Rosamond Bennett, Christian Aid Ireland: ‘Everybody has their ups and downs, but it’s a reality check for me every day at work to see how other people are living’

Rosamond Bennett, Christian Aid, with women in South SudanRosamond Bennett, Christian Aid, with women in South Sudan
Rosamond Bennett, Christian Aid, with women in South Sudan
Rosamond Bennett talks to HELEN MCGURK about the challenges faced by the charity and its people during the pandemic and why faith is the cornerstone of her life

During her nine-year tenure as boss of the charity Christian Aid Ireland, Rosamond Bennett,53, has travelled to some of the world’s poorest and most dangerous conflict-hit regions. She has witnessed many humanitarian crises, seen terrible sights, but the place that affected her most was Gaza.

“Gaza is like the world’s biggest open air prison,” she said.

Hide Ad
Hide Ad

“In Northern Ireland you see an Israeli flag flying here, or a Palestinian flag flying there, but when I was actually there you meet people, ordinary men, women and children and you realise how discriminated against they are.

Rosamond Bennett with her son Reuben at a Climate Change rally in Belfast in 2019Rosamond Bennett with her son Reuben at a Climate Change rally in Belfast in 2019
Rosamond Bennett with her son Reuben at a Climate Change rally in Belfast in 2019

“I met a mother and father whose child had been bitten by a scorpion and they were held so long at the checkpoint and couldn’t get through (to access medical treatment) that she died there. I remember hearing that and thinking it was unbelievable this could happen.

“We were supporting a trauma centre there. They were working with young children who were drawing pictures of bombs dropping. Hearing about the trauma those children go through, crying at night and how disturbed they are mentally, that really shook me up,” said the mum-of-three.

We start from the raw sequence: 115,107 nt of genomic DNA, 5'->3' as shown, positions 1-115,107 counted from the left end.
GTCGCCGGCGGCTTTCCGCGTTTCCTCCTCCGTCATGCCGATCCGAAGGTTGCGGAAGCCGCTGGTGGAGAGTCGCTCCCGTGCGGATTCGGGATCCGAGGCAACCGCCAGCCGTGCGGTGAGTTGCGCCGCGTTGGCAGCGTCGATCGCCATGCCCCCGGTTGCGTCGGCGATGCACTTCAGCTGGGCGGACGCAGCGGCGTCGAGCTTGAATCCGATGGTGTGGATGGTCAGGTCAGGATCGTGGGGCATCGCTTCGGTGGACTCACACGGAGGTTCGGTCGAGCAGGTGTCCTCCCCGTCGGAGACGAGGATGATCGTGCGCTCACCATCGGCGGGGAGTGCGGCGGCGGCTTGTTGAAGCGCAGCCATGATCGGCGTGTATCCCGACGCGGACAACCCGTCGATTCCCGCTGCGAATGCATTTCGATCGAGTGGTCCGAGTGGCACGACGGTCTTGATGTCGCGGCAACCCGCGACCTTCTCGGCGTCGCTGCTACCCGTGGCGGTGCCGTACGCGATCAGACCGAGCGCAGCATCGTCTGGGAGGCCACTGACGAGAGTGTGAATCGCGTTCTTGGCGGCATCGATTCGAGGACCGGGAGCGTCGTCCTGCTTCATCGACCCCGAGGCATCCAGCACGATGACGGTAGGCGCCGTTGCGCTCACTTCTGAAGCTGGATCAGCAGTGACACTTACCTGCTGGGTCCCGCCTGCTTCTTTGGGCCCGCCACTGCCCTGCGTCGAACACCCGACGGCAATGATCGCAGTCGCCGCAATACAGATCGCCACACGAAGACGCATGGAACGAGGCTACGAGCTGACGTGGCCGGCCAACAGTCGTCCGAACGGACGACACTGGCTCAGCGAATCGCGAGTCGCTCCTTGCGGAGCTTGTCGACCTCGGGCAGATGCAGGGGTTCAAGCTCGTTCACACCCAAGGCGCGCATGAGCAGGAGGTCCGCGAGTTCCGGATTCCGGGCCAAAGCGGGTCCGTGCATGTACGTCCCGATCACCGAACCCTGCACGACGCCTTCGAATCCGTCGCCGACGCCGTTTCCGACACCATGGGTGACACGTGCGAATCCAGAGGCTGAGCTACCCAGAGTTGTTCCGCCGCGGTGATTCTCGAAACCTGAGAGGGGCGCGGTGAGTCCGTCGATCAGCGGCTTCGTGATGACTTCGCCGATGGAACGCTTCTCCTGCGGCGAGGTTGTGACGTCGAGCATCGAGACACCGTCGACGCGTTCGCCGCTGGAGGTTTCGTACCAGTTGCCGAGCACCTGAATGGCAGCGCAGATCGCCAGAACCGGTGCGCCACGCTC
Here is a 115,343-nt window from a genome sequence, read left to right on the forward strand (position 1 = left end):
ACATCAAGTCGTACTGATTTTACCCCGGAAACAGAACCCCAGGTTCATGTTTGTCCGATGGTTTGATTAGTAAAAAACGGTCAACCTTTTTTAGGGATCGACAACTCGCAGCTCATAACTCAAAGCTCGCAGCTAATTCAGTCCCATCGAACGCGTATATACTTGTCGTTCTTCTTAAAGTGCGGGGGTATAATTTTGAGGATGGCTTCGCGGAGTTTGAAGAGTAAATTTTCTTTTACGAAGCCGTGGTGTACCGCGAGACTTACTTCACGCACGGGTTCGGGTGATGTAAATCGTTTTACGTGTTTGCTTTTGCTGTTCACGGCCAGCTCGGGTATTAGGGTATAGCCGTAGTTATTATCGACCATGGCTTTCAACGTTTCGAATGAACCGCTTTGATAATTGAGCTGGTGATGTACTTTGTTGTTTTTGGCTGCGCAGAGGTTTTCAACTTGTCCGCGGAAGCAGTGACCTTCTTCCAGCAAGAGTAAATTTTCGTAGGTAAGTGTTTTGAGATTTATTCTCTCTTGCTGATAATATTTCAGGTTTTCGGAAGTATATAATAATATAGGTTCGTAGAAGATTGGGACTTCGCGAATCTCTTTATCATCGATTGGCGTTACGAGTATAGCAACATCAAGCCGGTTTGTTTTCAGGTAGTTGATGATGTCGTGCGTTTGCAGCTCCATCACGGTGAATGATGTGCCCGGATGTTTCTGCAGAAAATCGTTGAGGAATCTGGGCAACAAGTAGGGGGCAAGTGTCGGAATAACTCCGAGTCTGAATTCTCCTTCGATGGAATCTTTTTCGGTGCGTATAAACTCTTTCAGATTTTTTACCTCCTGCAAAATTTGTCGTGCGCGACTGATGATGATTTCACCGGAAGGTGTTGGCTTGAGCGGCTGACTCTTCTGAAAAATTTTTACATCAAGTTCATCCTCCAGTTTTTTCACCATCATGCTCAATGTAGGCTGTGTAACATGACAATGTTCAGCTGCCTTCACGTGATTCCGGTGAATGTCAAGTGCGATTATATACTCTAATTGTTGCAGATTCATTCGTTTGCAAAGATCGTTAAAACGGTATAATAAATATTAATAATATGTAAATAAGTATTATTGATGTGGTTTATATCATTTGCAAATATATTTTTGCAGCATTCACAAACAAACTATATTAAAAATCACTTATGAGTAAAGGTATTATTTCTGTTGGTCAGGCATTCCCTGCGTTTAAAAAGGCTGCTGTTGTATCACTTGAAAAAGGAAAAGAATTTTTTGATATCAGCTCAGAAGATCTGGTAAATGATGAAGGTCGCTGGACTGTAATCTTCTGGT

“You go to certain countries and you know what to expect, but that visit to Gaza really shook me because I didn’t know what to expect. It made me think very differently about rights and injustices.”


Hide Ad
Hide Ad

Rosamond, who is originally from Banbridge, but lives in Islandmagee, has visited many war-torn countries with the charity, including Rwanda, Iraq, Syria and Burundi. In hostile environments she doesn’t feel frightened, but admits she has

“definitely felt uneasy”.

“I can’t show fear in a place where this is people’s lives every day and this is their reality. But going to places like Gaza, South Sudan, Myanmar, they are not easy places to go to and they are not easy places for people who live there. I’ve definitely felt uncomfortable, but I try to just forget about it and immerse myself in the place when I am there.

“We go through security training and you learn how to look after yourself, but actually the biggest risk when you are in any country is road traffic accidents.”


Like all charities, Christian Aid has felt the impact of the Covid-19 pandemic in terms of its team, its fundraising capabilities and its overseas work.

Hide Ad
Hide Ad

“I was Sierra Leone in February just before lockdown happened and saw the impact of Ebola there. At that point we had heard about Covid, but it was something in Wuhan, China. Then I came home and we found ourselves in a Covid situation. It’s a terrible thing that’s affecting everybody, but we are in such a better place compared to countries like Sierra Leone and what they had to go through because their health system is so precarious. Ebola placed huge difficulties on it and then I thought they are going to go through this again because of Covid.

“I think Covid really highlighted the inequalities that exist in the world. There were furlough schemes in the UK and we had access to the health service, we had ICUs and ventilators and just none of that exists in the countries we work in. That was really challenging for all of us, especially when you know people and know the situations that they are in.”


Rosamond has been travelling to South Sudan, the world’s youngest state, each year for the last three years. A place marked by intractable conflict, endemic violent crime, it is now a country teetering on the brink of famine.